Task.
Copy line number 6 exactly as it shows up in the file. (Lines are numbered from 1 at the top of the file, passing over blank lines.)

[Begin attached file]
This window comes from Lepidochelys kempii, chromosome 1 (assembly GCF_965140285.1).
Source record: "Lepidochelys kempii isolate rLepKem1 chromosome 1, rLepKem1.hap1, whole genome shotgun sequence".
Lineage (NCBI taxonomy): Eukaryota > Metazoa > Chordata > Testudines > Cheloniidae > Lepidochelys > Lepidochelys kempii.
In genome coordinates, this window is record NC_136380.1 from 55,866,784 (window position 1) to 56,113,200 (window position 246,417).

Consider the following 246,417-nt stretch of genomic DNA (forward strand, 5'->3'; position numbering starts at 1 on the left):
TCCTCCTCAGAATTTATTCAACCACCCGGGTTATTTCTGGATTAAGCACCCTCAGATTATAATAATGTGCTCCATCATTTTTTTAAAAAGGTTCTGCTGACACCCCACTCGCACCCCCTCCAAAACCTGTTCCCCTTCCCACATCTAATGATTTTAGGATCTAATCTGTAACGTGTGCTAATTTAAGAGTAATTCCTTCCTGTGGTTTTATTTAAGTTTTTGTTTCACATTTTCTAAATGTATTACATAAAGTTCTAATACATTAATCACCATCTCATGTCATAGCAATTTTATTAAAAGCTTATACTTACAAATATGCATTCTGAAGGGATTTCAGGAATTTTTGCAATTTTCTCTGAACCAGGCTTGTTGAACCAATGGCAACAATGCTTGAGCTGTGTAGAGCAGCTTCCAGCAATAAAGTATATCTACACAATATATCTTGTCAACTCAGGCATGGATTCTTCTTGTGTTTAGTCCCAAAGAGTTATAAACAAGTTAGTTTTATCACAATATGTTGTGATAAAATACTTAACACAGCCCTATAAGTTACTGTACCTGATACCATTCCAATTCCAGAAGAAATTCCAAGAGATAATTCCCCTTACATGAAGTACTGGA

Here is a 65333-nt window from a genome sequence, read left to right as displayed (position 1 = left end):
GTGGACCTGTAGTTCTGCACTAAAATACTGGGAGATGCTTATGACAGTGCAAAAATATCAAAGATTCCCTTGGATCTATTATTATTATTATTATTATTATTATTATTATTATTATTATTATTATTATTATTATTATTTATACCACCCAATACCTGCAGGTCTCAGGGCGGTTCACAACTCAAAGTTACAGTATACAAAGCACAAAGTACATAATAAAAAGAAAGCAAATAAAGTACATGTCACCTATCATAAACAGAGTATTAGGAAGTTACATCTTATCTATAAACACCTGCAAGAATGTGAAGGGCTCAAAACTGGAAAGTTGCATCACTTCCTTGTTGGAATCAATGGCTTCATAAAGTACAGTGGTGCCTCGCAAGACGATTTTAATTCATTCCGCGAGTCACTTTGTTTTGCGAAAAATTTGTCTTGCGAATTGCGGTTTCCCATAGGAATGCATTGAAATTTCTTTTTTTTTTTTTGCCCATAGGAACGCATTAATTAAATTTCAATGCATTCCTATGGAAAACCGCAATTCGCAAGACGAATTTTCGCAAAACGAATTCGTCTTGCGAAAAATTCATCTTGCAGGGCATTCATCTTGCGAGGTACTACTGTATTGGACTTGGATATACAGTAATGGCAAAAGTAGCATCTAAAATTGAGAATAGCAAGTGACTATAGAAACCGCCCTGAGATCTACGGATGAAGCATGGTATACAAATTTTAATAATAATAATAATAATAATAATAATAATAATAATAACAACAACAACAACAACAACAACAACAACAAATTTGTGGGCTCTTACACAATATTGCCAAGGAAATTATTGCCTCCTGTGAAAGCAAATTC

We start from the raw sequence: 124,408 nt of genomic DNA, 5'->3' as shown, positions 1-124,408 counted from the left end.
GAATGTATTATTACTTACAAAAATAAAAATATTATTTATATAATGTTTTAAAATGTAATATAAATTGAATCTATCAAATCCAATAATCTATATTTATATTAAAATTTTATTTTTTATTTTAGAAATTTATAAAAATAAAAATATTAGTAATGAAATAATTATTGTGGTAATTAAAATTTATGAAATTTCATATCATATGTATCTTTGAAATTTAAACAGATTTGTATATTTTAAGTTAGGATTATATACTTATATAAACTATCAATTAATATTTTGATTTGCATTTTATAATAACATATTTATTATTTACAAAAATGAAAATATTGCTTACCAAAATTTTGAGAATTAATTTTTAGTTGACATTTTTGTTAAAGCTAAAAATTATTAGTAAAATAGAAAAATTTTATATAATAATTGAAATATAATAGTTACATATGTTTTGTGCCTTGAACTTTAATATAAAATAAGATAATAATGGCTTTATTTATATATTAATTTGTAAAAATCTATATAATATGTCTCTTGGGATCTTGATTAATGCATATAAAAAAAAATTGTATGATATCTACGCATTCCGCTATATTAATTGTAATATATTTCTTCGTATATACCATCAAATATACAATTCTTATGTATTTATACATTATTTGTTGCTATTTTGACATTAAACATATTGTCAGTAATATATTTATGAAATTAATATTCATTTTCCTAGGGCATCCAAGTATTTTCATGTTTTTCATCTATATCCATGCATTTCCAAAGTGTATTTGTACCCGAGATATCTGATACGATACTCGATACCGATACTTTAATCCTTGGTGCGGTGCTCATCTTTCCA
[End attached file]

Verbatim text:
TCCTCCTCAGAATTTATTCAACCACCCGGGTTATTTCTGGATTAAGCACCCTCAGATTATAATAATGTGCTCCATCATTTTTTTAAAAAGGTTCTGCTGACACCCCACTCGCACCCCCTCCAAAACCTGTTCCCCTTCCCACATCTAATGATTTTAGGATCTAATCTGTAACGTGTGCTAATTTAAGAGTAATTCCTTCCTGTGGTTTTATTTAAGTTTTTGTTTCACATTTTCTAAATGTATTACATAAAGTTCTAATACATTAATCACCATCTCATGTCATAGCAATTTTATTAAAAGCTTATACTTACAAATATGCATTCTGAAGGGATTTCAGGAATTTTTGCAATTTTCTCTGAACCAGGCTTGTTGAACCAATGGCAACAATGCTTGAGCTGTGTAGAGCAGCTTCCAGCAATAAAGTATATCTACACAATATATCTTGTCAACTCAGGCATGGATTCTTCTTGTGTTTAGTCCCAAAGAGTTATAAACAAGTTAGTTTTATCACAATATGTTGTGATAAAATACTTAACACAGCCCTATAAGTTACTGTACCTGATACCATTCCAATTCCAGAAGAAATTCCAAGAGATAATTCCCCTTACATGAAGTACTGGA